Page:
ICANN Asks Singapore to Delay .sg TM Attempt
Date: Friday January 31 2003, @04:51AM
Topic: Country-Code Top Level Domains (ccTLDs)

The Sinapore Business Times reports that Singapore's attempt to trademark .sg has run into a snag: ICANN has filed a request to delay the .sg trademark proceeding for two months. The article quotes ICANN Veep & General Counsel Louis Touton as saying, "In Icann's view, that application raises significant issues about the applicability of intellectual property principles to Internet top-level domains (TLDs), including country-code TLDs."

Is this ICANN's first-ever intervention into a domestic regulatory proceeding?

I certainly think ICANN has the right view of the merits in this case. But the issue of the domestic intellectual property regulation of a ccTLD -- however boneheaded -- seems like a domestic matter to me, and not obviously one requiring ICANN's intervention.

Oh well; the article says Touton is also referring the matter to the GAC, so at least ICANN's policy in this area will be made in an open, transparent and participatory manner. Yah, right.

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Unilateral action by ICANN's staff
by KarlAuerbach on Friday January 31 2003, @06:36AM (#11063)
User #3243 Info | http://www.cavebear.com/
As far as I can tell, this matter has not been raised before, much less discussed by, and even much less decided by the ICANN Board.

Nor do I recall this matter being discussed, much less decided by ICANN's primary policy body for DNS policies the now-renamed/split DNSO/gnSO/ccSO..

In ICANN the Board is supposed to be the focus of policy decisions, not "staff". Otherwise any system of accountability, whether it be the "reform" that ICANN is undergoing or something more in keeping with accountability to the public, is rendered into nothing more than a useless facade.
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Michael Got The Story Wrong
by jberryhill on Sunday February 02 2003, @12:32AM (#11076)
User #3013 Info
Unfortunately, the headline and the story both distort the reality here.

What ICANN has filed is a request for an extension of time to oppose the registration. They have not requested a "delay" in the proceedings, nor have they filed an opposition itself.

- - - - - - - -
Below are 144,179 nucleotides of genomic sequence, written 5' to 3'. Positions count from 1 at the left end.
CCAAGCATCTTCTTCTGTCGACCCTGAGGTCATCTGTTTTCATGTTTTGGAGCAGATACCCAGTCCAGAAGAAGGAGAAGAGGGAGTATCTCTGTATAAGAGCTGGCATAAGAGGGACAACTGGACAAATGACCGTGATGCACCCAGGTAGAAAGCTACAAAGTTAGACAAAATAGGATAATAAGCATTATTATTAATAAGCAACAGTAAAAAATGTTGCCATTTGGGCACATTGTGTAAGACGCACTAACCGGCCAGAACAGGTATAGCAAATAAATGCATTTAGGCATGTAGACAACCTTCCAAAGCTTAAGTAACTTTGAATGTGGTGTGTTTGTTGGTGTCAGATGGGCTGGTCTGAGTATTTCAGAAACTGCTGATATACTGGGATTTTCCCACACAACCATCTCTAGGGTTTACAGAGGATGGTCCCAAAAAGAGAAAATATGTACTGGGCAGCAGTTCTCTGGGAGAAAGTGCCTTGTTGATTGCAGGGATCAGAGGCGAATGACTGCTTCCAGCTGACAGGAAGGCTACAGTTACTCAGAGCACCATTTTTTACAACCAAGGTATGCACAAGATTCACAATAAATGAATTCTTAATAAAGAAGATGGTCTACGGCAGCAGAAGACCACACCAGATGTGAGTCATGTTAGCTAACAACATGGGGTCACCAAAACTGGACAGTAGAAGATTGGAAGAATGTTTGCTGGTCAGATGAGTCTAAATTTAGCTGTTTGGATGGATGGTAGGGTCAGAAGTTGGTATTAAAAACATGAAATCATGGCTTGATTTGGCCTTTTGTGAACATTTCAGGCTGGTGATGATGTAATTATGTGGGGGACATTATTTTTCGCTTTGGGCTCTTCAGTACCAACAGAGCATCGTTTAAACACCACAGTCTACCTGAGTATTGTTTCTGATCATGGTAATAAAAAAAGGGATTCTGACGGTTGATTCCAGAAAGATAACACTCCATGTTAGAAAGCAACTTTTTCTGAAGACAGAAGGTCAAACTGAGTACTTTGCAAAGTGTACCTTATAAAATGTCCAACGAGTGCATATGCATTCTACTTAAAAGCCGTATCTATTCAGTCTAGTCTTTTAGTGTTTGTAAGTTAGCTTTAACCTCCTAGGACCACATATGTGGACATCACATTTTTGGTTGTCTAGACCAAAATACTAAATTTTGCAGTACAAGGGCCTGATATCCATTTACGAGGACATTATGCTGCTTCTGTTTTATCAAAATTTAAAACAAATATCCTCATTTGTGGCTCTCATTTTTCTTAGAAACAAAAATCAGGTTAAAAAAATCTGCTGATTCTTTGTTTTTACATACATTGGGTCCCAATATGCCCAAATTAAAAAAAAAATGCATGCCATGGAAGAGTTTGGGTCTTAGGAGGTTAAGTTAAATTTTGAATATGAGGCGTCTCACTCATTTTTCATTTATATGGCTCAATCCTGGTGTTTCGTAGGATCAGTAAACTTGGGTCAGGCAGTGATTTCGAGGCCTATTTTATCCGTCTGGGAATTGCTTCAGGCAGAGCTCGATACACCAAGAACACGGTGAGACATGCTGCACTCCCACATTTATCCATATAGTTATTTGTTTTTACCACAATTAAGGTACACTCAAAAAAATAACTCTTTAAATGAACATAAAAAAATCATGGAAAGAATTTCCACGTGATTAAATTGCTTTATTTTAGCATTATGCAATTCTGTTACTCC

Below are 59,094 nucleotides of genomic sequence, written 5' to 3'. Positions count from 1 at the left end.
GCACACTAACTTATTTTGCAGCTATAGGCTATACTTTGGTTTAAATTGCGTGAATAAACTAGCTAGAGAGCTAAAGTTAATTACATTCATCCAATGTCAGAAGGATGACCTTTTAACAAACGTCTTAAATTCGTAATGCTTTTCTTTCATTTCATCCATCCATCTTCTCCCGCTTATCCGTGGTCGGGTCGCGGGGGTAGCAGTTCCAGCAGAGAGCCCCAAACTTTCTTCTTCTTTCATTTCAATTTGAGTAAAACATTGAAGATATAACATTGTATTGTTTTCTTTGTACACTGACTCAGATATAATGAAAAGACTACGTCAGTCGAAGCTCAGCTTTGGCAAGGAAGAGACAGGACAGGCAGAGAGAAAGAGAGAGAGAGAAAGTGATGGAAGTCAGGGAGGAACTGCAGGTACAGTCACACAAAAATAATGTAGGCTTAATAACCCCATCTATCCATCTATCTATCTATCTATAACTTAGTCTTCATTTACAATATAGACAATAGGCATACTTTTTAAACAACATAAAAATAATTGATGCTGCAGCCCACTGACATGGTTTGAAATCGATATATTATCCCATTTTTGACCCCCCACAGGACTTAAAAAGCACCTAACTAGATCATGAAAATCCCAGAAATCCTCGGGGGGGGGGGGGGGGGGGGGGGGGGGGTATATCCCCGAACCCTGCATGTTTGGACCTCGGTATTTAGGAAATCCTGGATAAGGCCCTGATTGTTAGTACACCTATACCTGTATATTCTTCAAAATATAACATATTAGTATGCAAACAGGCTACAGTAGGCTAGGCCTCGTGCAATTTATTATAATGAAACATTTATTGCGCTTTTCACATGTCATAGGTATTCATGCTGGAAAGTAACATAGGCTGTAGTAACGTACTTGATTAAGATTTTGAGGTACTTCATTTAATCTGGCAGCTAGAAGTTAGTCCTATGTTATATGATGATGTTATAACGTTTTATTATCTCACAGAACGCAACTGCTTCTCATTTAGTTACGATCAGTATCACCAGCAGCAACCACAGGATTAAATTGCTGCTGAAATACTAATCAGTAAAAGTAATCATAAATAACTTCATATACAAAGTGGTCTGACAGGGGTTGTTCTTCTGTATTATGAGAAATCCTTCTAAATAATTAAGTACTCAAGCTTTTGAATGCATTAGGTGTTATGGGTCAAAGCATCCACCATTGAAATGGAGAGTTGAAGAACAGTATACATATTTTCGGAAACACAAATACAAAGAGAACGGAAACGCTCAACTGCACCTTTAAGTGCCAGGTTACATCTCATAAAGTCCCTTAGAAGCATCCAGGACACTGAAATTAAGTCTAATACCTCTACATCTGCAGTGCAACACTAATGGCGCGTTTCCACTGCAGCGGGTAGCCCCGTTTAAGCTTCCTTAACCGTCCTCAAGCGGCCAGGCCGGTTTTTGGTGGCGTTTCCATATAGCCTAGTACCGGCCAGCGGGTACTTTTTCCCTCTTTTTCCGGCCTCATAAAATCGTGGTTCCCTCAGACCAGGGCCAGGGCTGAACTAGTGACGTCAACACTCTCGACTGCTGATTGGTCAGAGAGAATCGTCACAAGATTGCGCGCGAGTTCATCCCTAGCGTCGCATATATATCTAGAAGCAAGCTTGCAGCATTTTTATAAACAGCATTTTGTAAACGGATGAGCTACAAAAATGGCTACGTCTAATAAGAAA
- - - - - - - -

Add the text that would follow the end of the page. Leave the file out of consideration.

Under the trademark laws of many countries, trademark applications are published for a fixed period of time during which third parties may file an opposition. Many of these countries allow a potential opposer to file a request for an extension of time to file an opposition. Such a request is merely an indication that the party *might* file an opposition, and they may still be making up their mind.

Karl seems incensed that the Board wasn't consulted. Well that is the precise issue at hand here. In order to consider the issue and to consult with the appropriate folks may have otherwise allowed the opposition deadline to pass. I suppose if nothing had been done, we would have Karl complaining that the Board hadn't been consulted.

Filing this request for an extension to oppose is merely a mechanism to allow more time to make a decision. It is not a statement that a decision has been made. Acting in a manner consistent with keeping ICANN's legal options open as long as possible is the responsible and appropriate thing for ICANN management to do in the absence of any direction from the board or an identified consensus in the community.

The spectacle of ICANN - the handmaiden of IP expansionism - opposing an attempt of someone to claim IP is certainly amusing.

And, as always, if you enjoyed the trademark folks, just wait until the patent folks start showing up.
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This article comes from ICANNWatch
http://www.icannwatch.org/

The URL for this story is:
http://www.icannwatch.org/article.pl?sid=03/01/31/147214